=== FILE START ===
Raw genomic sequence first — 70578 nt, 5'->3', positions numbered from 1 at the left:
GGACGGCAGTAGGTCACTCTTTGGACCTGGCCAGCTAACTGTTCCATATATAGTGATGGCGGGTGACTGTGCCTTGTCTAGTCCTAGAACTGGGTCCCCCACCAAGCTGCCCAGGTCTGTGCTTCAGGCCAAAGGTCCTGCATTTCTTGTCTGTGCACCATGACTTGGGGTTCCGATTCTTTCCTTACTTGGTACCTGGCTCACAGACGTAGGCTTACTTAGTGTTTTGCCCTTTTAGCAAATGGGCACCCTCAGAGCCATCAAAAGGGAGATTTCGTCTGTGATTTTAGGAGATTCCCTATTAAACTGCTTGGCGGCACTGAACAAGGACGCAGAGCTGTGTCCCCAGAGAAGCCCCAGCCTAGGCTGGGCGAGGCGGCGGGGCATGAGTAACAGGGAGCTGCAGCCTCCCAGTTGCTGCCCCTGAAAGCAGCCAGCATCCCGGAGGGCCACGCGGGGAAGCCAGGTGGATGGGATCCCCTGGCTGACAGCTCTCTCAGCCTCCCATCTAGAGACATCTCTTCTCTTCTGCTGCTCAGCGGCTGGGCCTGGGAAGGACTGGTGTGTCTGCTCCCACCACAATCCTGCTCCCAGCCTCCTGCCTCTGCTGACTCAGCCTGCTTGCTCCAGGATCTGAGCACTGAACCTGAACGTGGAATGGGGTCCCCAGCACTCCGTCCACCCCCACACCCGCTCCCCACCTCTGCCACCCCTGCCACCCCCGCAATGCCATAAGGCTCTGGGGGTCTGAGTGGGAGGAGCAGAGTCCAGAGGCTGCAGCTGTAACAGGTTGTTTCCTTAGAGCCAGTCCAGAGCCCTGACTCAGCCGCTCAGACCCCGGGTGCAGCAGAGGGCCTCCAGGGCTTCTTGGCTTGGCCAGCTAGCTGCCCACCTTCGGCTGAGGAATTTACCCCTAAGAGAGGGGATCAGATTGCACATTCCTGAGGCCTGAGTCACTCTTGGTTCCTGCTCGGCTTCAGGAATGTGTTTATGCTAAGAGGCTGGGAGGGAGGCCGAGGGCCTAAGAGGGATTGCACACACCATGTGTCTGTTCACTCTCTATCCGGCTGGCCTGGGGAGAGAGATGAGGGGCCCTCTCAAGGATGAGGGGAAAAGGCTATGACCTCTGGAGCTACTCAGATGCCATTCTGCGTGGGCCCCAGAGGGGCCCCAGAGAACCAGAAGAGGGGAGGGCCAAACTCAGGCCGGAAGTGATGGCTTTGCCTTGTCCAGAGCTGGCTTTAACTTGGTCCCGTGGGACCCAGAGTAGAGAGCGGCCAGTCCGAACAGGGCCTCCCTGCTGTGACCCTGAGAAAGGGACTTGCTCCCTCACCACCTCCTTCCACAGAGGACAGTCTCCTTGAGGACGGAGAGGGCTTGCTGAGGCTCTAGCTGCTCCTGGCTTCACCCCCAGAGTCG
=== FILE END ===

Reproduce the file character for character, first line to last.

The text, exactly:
Raw genomic sequence first — 70578 nt, 5'->3', positions numbered from 1 at the left:
GGACGGCAGTAGGTCACTCTTTGGACCTGGCCAGCTAACTGTTCCATATATAGTGATGGCGGGTGACTGTGCCTTGTCTAGTCCTAGAACTGGGTCCCCCACCAAGCTGCCCAGGTCTGTGCTTCAGGCCAAAGGTCCTGCATTTCTTGTCTGTGCACCATGACTTGGGGTTCCGATTCTTTCCTTACTTGGTACCTGGCTCACAGACGTAGGCTTACTTAGTGTTTTGCCCTTTTAGCAAATGGGCACCCTCAGAGCCATCAAAAGGGAGATTTCGTCTGTGATTTTAGGAGATTCCCTATTAAACTGCTTGGCGGCACTGAACAAGGACGCAGAGCTGTGTCCCCAGAGAAGCCCCAGCCTAGGCTGGGCGAGGCGGCGGGGCATGAGTAACAGGGAGCTGCAGCCTCCCAGTTGCTGCCCCTGAAAGCAGCCAGCATCCCGGAGGGCCACGCGGGGAAGCCAGGTGGATGGGATCCCCTGGCTGACAGCTCTCTCAGCCTCCCATCTAGAGACATCTCTTCTCTTCTGCTGCTCAGCGGCTGGGCCTGGGAAGGACTGGTGTGTCTGCTCCCACCACAATCCTGCTCCCAGCCTCCTGCCTCTGCTGACTCAGCCTGCTTGCTCCAGGATCTGAGCACTGAACCTGAACGTGGAATGGGGTCCCCAGCACTCCGTCCACCCCCACACCCGCTCCCCACCTCTGCCACCCCTGCCACCCCCGCAATGCCATAAGGCTCTGGGGGTCTGAGTGGGAGGAGCAGAGTCCAGAGGCTGCAGCTGTAACAGGTTGTTTCCTTAGAGCCAGTCCAGAGCCCTGACTCAGCCGCTCAGACCCCGGGTGCAGCAGAGGGCCTCCAGGGCTTCTTGGCTTGGCCAGCTAGCTGCCCACCTTCGGCTGAGGAATTTACCCCTAAGAGAGGGGATCAGATTGCACATTCCTGAGGCCTGAGTCACTCTTGGTTCCTGCTCGGCTTCAGGAATGTGTTTATGCTAAGAGGCTGGGAGGGAGGCCGAGGGCCTAAGAGGGATTGCACACACCATGTGTCTGTTCACTCTCTATCCGGCTGGCCTGGGGAGAGAGATGAGGGGCCCTCTCAAGGATGAGGGGAAAAGGCTATGACCTCTGGAGCTACTCAGATGCCATTCTGCGTGGGCCCCAGAGGGGCCCCAGAGAACCAGAAGAGGGGAGGGCCAAACTCAGGCCGGAAGTGATGGCTTTGCCTTGTCCAGAGCTGGCTTTAACTTGGTCCCGTGGGACCCAGAGTAGAGAGCGGCCAGTCCGAACAGGGCCTCCCTGCTGTGACCCTGAGAAAGGGACTTGCTCCCTCACCACCTCCTTCCACAGAGGACAGTCTCCTTGAGGACGGAGAGGGCTTGCTGAGGCTCTAGCTGCTCCTGGCTTCACCCCCAGAGTCG